In Chapter 5, Amy Holmes-Tagchungdarpa examines the recycling of sacred waste in Tibet and the Himalayas. Objects become sacred through processes of consecration and through their function, location, and association with powerful places and people. When statues, texts, prayer flags, amulets, and other objects age to the point where they are no longer recognizable or functional, or are removed from their original context and rediscovered, they are not simply disposed of. After being awakened, sacred objects remain powerful and venerated as reincarnating agents capable of granting blessings. Instead of disposal, which can attract dangerous forms of ritual pollution, sacred objects are often recycled as zung (filling for other sacred objects), become treasures to be cared for in residential shrines or monasteries, or are renovated or refreshed. Although their outer forms might change, Holmes-Tagchungdarpa argues, these sacred objects are thereby reincarnated through recycling, and continue to hold the same efficacy as in their earlier lives.
Chapter 6, by Saskia Abrahms-Kavunenko, delves into the issue of objects that do not disintegrate. In the presocialist period, Mongolian Buddhist offerings were perishable. They were generally made from dairy products and other items that decompose, such as barley grains and prayer scarves made from silk. In the contemporary period, religious items are often mass-produced and are cheap and easy to purchase. Many are now made from materials that cannot decompose. Store-bought imperishable items, such as polyester prayer scarves and food offerings wrapped in plastic, take on a new kind of materiality that lingers problematically. Distinct from ordinary waste, when Buddhist offerings resist entropy, they can become powerful, potentially negatively altering the fortunes of those who mistreat them. Abrahms-Kavunenko utilizes the “undead” as a way of analyzing the differences between ordinary and sacred waste, while foregrounding their material properties.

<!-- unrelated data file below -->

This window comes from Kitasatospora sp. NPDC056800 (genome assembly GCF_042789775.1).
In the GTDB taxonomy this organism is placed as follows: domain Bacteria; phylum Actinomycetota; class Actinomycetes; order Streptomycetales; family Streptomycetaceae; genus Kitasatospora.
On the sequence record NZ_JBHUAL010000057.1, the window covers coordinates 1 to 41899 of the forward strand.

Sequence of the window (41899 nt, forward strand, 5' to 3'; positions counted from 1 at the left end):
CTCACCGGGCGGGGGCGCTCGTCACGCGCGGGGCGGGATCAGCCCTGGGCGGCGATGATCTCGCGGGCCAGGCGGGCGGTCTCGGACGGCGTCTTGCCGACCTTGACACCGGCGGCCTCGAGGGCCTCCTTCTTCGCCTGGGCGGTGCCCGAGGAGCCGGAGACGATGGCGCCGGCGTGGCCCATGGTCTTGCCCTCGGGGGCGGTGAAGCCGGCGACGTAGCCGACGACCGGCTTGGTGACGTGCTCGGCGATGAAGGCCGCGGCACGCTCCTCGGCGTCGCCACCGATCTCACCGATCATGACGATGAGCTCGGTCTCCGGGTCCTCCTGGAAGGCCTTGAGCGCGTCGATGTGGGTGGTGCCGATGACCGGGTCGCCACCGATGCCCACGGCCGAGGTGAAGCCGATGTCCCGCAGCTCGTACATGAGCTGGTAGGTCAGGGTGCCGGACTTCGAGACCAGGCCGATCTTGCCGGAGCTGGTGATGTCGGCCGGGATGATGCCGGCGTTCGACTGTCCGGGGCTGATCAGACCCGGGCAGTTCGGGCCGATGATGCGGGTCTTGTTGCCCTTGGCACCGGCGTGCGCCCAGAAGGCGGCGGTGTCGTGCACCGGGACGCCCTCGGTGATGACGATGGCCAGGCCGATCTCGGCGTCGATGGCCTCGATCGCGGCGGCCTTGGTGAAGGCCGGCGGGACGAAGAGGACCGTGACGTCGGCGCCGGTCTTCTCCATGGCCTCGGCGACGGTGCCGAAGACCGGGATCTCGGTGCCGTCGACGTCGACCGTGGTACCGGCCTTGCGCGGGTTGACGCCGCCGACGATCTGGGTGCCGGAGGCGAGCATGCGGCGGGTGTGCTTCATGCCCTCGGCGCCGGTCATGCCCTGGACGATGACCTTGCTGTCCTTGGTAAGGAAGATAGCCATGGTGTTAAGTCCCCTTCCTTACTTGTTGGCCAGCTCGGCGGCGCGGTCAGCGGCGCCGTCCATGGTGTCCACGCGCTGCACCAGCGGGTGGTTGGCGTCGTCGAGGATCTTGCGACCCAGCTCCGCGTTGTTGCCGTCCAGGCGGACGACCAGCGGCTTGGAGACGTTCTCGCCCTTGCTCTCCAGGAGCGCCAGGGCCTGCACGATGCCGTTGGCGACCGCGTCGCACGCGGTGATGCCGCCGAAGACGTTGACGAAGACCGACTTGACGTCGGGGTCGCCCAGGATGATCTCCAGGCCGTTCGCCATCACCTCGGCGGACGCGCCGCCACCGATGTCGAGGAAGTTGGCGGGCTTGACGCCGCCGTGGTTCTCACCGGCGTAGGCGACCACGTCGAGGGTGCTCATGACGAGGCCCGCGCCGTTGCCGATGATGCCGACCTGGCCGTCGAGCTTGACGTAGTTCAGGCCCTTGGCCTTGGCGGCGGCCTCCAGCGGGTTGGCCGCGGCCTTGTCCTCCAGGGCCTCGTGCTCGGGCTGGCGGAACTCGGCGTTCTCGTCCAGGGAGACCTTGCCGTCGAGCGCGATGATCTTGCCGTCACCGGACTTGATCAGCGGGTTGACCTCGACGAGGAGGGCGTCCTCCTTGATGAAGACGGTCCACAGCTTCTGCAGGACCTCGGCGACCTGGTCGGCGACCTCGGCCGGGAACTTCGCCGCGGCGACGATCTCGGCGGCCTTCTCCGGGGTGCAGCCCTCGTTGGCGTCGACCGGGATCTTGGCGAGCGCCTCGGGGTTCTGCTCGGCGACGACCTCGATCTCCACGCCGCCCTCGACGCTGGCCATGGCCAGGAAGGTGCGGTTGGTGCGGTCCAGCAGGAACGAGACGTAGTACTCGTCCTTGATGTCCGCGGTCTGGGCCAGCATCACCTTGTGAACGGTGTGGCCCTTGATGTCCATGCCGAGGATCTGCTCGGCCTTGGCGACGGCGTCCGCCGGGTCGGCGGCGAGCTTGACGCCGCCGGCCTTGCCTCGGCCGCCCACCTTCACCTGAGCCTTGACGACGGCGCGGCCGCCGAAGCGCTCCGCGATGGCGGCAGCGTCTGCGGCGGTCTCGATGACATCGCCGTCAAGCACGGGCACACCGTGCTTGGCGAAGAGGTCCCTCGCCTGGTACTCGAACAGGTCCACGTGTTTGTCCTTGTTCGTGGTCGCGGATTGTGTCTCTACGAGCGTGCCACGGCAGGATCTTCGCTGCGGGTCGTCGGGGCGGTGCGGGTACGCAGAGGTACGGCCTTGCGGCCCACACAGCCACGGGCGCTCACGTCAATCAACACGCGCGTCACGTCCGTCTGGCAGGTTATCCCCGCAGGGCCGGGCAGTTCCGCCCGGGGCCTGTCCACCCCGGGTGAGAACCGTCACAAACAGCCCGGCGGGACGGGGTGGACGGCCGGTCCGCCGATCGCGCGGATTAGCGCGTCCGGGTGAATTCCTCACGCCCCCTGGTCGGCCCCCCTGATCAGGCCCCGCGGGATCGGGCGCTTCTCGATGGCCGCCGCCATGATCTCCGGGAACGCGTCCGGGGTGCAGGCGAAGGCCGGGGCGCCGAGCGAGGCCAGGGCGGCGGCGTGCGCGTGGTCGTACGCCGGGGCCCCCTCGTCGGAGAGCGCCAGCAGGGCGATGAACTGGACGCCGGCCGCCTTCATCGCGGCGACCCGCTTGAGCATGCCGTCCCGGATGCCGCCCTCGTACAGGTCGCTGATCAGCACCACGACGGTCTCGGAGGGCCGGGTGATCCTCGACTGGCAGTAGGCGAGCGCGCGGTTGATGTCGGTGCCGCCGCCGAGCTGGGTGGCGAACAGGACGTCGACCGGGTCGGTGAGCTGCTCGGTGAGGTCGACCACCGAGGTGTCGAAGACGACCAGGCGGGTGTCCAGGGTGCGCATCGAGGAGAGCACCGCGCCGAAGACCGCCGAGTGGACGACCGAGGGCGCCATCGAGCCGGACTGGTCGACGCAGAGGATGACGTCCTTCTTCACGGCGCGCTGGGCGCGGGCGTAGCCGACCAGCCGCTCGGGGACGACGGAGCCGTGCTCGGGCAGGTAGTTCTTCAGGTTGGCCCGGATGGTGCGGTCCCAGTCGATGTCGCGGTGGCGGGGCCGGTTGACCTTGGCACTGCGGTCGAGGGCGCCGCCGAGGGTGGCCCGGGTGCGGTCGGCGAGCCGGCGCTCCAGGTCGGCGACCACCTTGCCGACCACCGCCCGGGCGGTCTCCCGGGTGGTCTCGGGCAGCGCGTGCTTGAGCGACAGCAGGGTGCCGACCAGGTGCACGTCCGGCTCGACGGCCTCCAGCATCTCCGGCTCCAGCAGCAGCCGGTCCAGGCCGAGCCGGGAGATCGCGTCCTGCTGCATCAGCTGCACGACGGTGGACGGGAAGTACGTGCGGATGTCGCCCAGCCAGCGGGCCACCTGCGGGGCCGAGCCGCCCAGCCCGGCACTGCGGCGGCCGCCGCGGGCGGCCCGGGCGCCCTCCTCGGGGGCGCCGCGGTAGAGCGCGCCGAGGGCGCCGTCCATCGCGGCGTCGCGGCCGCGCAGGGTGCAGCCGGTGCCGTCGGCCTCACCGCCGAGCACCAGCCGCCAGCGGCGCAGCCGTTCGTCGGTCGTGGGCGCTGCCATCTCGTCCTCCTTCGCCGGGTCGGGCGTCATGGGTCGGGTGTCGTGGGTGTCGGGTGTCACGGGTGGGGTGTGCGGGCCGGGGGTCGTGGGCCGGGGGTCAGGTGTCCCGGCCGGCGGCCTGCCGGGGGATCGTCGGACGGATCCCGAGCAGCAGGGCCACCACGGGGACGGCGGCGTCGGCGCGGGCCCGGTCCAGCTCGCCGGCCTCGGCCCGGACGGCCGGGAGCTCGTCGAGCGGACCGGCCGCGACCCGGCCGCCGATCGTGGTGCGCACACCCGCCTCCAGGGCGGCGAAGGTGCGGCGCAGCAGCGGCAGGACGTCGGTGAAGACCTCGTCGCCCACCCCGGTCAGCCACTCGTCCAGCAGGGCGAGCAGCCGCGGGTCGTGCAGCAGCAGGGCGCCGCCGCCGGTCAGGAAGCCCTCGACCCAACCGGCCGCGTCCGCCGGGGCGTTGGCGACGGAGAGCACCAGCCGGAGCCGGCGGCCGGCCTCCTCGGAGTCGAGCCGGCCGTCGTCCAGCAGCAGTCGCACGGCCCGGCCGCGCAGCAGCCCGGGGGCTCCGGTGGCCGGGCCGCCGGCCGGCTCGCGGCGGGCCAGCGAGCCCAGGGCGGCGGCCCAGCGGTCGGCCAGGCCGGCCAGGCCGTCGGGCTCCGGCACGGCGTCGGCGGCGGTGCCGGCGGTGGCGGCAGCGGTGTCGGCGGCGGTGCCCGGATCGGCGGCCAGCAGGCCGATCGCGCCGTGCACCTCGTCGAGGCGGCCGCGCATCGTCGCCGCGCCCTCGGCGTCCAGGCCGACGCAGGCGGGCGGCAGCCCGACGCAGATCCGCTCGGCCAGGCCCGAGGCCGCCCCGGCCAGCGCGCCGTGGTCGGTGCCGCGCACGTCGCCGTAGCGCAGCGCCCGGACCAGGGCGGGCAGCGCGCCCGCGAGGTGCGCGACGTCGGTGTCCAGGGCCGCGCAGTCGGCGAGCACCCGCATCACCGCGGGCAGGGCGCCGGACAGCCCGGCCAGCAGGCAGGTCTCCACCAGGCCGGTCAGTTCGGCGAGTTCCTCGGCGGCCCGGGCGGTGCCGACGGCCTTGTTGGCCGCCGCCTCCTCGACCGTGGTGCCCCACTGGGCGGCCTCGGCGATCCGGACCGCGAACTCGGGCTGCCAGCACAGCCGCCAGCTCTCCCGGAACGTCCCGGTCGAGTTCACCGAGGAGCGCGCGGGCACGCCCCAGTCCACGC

Elizabeth Williams-Oerberg takes us to the northwest Indian Himalayan region of Ladakh in the seventh and final chapter of the volume, in which she examines the role that Buddhists have played in tackling the problem of waste. In the past few decades, an enormous growth in the tourism industry has put a considerable strain on this fragile, cold desert region, not least in dealing with waste management issues. Tourism has most frequently borne the blame for the waste problem in Ladakh, yet Buddhist consumption and the amount of waste produced at large Buddhist festivals has rarely come into focus. Buddhist-led organizational efforts to address “brown” environmental concerns, such as picking up trash, have become more common, yet it is their “green” initiatives, such as tree-planting and wildlife conservation, that have attracted global attention and awards. What Williams-Oerberg terms Brown Buddhism, which encompasses both Buddhist waste and Buddhist efforts to combat the problem of waste, has not drawn as much global attention as Green Buddhism in Ladakh.
Organised by Saskia Abrahms-Kavunenko, Center for Contemporary Buddhist Studies and Jovan Maud, Max Planck Institute for Social Anthropology. Location: Max Planck Institute for Social Anthropology, Halle (Saale), Germany